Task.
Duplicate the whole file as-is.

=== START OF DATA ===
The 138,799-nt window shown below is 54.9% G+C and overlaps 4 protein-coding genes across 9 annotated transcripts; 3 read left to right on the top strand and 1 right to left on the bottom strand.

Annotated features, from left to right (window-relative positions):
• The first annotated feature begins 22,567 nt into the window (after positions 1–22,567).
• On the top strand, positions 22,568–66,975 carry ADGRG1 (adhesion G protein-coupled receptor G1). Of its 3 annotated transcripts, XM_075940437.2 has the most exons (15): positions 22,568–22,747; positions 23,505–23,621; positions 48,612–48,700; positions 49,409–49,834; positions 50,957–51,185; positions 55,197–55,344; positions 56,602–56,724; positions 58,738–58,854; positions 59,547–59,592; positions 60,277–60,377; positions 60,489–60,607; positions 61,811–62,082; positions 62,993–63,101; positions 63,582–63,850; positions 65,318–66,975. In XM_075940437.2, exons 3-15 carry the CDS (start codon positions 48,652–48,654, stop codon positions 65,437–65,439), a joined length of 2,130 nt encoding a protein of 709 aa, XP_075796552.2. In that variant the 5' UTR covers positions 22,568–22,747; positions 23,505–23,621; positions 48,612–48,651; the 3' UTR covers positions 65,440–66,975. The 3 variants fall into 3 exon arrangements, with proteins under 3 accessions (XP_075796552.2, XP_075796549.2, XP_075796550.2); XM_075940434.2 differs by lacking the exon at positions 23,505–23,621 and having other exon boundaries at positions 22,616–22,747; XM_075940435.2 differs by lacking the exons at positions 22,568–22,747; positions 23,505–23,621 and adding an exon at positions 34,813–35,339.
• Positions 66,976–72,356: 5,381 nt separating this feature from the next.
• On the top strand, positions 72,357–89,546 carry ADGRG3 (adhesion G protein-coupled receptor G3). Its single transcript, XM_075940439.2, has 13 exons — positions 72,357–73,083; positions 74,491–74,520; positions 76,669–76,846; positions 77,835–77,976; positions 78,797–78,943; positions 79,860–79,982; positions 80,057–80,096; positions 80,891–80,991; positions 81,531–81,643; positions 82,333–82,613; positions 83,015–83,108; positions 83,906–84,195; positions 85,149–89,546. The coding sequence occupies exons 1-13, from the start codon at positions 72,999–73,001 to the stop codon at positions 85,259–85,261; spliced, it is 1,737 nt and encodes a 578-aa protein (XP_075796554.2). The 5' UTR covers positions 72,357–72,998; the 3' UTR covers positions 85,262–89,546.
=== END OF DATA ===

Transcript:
The 138,799-nt window shown below is 54.9% G+C and overlaps 4 protein-coding genes across 9 annotated transcripts; 3 read left to right on the top strand and 1 right to left on the bottom strand.

Annotated features, from left to right (window-relative positions):
• The first annotated feature begins 22,567 nt into the window (after positions 1–22,567).
• On the top strand, positions 22,568–66,975 carry ADGRG1 (adhesion G protein-coupled receptor G1). Of its 3 annotated transcripts, XM_075940437.2 has the most exons (15): positions 22,568–22,747; positions 23,505–23,621; positions 48,612–48,700; positions 49,409–49,834; positions 50,957–51,185; positions 55,197–55,344; positions 56,602–56,724; positions 58,738–58,854; positions 59,547–59,592; positions 60,277–60,377; positions 60,489–60,607; positions 61,811–62,082; positions 62,993–63,101; positions 63,582–63,850; positions 65,318–66,975. In XM_075940437.2, exons 3-15 carry the CDS (start codon positions 48,652–48,654, stop codon positions 65,437–65,439), a joined length of 2,130 nt encoding a protein of 709 aa, XP_075796552.2. In that variant the 5' UTR covers positions 22,568–22,747; positions 23,505–23,621; positions 48,612–48,651; the 3' UTR covers positions 65,440–66,975. The 3 variants fall into 3 exon arrangements, with proteins under 3 accessions (XP_075796552.2, XP_075796549.2, XP_075796550.2); XM_075940434.2 differs by lacking the exon at positions 23,505–23,621 and having other exon boundaries at positions 22,616–22,747; XM_075940435.2 differs by lacking the exons at positions 22,568–22,747; positions 23,505–23,621 and adding an exon at positions 34,813–35,339.
• Positions 66,976–72,356: 5,381 nt separating this feature from the next.
• On the top strand, positions 72,357–89,546 carry ADGRG3 (adhesion G protein-coupled receptor G3). Its single transcript, XM_075940439.2, has 13 exons — positions 72,357–73,083; positions 74,491–74,520; positions 76,669–76,846; positions 77,835–77,976; positions 78,797–78,943; positions 79,860–79,982; positions 80,057–80,096; positions 80,891–80,991; positions 81,531–81,643; positions 82,333–82,613; positions 83,015–83,108; positions 83,906–84,195; positions 85,149–89,546. The coding sequence occupies exons 1-13, from the start codon at positions 72,999–73,001 to the stop codon at positions 85,259–85,261; spliced, it is 1,737 nt and encodes a 578-aa protein (XP_075796554.2). The 5' UTR covers positions 72,357–72,998; the 3' UTR covers positions 85,262–89,546.